Each day, Inc.'s reporters scour the Web for the most important and interesting news to entrepreneurs. Here's what we found today:
Google vs. Facebook: the employee bidding wars are on. Sure seems like a good time to be a developer at Google. According to TechCrunch's Michael Arrington, Google is combatting an increasing number of employee defections to Facebook by offering some astounding perks: in one recent case, Arrington writes, Google offered a developer threatening to leave for Facebook "a 15% raise on his $150,000 mid level developer salary, quadruple the stock benefits and...a $500,000 cash bonus to stay for a year." The most concerning part for Google? "He took the Facebook offer anyway," Arrington writes.
Ten B-School courses not to miss. The debate over whether an MBA is of value to entrepreneurs starting a business will likely rage on forever, but for those who do choose to go back to school, Business Insider has a list of the 10 MBA courses entrepreneurs must take. Using data gathered from professors, venture capitalists, and entrepreneurs, the article lists the courses that have proven valuable to entrepreneurs facing real-world business dilemmas. Among the must-take courses are the core finance classes as well as classes on feasibility analysis and new venture management.
Flex your personality muscle. Last month a group of online marketing and social media trendsetters came together to share advice on how companies could increase their influence online. This week the New York Times' MP Mueller reports how the findings of the aptly-titled "Influencer Project" can help small businesses. Overwhelmingly, and somewhat surprisingly, the experts agreed that good social media skills really boil down to good communication skills. The same things people have been doing for centuries offline -- telling great stories, listening intently, being transparent -- seem to work online as well. Use social media platforms to share your stories, passion, and ideas with consumers along with the products they purchase. Consistency is key to forging relationships and resonance with your audience. For more social media tips, visit our Social Media Toolkit.
When will your cell phone be your wallet? Perhaps as soon as next month. Sure, the Japanese already have tap-your-phone-to-pay technology, and call it osaifu keitai. Now it's coming to the United States. Visa is releasing an iPhone case that makes the smart phone compatible with tap-to-pay consoles. And MasterCard is using tags that stick directly to phones. But these are just temporary solutions - Nokia will include near-field communications (NFC) chips in all new smart phones next year, Fast Company reports. At that pace, NFC should be ubiquitous in the United States in three to five years.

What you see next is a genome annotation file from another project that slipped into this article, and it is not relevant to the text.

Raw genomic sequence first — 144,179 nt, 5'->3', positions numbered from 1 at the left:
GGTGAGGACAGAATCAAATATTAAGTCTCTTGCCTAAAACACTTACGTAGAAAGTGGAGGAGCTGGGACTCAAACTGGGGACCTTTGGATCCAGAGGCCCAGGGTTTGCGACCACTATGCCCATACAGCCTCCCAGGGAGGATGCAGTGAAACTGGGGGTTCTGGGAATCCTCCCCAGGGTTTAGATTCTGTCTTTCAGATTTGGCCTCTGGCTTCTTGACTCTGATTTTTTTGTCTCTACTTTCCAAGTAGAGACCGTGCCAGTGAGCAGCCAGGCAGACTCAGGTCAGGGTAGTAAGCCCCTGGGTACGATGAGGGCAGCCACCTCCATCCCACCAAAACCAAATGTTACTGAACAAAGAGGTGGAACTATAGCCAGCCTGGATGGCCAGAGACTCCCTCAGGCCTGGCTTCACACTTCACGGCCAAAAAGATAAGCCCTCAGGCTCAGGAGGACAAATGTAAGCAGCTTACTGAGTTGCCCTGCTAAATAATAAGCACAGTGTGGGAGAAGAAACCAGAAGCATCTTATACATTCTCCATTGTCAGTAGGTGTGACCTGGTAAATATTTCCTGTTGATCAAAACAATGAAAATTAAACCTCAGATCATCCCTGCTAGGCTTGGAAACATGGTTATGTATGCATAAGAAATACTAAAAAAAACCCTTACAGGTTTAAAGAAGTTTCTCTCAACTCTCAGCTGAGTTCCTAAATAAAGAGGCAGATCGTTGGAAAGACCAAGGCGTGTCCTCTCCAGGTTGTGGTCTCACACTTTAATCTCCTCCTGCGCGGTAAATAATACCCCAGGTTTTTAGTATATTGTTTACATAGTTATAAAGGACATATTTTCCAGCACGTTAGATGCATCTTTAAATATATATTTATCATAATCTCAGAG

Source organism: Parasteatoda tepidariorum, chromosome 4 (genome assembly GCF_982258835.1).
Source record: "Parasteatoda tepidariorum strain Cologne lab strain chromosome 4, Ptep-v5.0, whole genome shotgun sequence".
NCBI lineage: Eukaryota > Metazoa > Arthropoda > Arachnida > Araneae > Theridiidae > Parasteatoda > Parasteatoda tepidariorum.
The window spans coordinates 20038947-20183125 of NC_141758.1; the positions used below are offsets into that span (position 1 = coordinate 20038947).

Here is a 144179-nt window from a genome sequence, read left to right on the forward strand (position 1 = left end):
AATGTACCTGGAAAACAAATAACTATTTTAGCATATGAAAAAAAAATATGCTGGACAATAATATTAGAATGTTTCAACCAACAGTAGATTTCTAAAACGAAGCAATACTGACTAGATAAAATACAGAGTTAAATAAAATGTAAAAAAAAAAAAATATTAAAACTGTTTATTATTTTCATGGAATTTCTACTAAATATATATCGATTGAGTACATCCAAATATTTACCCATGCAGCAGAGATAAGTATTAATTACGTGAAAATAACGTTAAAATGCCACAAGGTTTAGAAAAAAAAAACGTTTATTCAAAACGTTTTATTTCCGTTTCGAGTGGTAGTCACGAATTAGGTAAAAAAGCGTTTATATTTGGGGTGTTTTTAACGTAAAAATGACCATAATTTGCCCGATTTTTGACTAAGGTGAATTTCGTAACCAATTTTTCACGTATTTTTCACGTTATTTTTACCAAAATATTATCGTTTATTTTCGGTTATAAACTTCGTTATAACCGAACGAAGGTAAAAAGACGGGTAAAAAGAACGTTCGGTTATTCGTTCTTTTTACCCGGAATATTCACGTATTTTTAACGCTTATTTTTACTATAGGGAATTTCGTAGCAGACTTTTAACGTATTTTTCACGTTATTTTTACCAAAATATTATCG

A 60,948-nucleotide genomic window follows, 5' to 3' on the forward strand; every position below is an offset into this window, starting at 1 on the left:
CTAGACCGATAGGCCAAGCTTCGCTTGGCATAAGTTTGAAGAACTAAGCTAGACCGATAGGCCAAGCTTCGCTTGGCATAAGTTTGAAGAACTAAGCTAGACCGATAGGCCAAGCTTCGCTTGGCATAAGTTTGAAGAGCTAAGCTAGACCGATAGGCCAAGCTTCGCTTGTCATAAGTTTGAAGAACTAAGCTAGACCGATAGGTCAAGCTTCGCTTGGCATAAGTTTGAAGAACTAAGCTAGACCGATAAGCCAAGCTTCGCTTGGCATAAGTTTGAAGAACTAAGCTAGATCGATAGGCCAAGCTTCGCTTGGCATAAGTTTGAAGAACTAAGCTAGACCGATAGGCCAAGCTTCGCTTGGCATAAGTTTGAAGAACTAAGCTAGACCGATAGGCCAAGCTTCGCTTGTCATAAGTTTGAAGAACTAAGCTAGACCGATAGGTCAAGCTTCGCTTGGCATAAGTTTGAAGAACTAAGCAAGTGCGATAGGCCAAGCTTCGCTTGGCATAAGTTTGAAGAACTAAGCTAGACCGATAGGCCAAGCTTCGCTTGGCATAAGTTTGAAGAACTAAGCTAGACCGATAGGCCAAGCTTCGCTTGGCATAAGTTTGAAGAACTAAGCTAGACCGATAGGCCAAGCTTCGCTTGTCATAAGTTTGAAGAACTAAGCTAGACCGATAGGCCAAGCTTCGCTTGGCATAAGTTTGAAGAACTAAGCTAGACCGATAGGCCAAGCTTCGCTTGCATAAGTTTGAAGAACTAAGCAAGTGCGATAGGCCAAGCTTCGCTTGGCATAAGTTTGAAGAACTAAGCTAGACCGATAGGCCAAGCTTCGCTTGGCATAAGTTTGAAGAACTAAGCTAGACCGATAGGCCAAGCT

31 start-ups named world's tech pioneers. Yesterday, the World Economic Forum announced a group of 31 tech start-ups having a noteworthy impact on the world (via ReadWriteWeb). Past winners include Twitter and Kevin Surace's, an Inc. Entrepreneur of the Year, Serious Materials. Some winners this year include the location-based social network Foursquare, and the augmented reality company Layar. The winning companies and their technologies were chosen for "empowering people in all walks of society by giving them more information, more options, a bigger voice in the world around them and more control over their own health and their impact on the environment."
Entrepreneurs on the campaign trail. Today's Wall Street Journal tells the story of a few companies who attribute the bulk of their growth to political campaigns. Take VictoryStore.com. The Iowa-based company, run by a former Republican party chairman, expects to nearly double its revenue this year thanks to a new product line: cardboard cutouts of political incumbents. Other businesses, like Broadnet, are replacing automated campaign phone calls with interactive broadcasts of live town hall meetings. It seems regardless of who wins the Senate and House elections in November, there are some business owners who stand to win either way.
Dr. Seuss on innovation. In the Harvard Business Review, Scott Anthony writes that bedtime reading helped him visualize why a company was approaching innovation the wrong way. Remember the story of the star-bellied sneeches? Well, they thought themselves superior to the sneeches without "stars upon thars." Sylvester McMonkey McBean unveils a machine to add a star to the belly, and then one to remove stars. Eventually, no one remembers who had a special star in the first place. How can this apply to business? When structuring a company, creating an autonomous group - like a board or a review panel or a marketing group - remember to make sure it is actually autonomous, and isn't just a special label applied, like a star upon the belly of a sneech.
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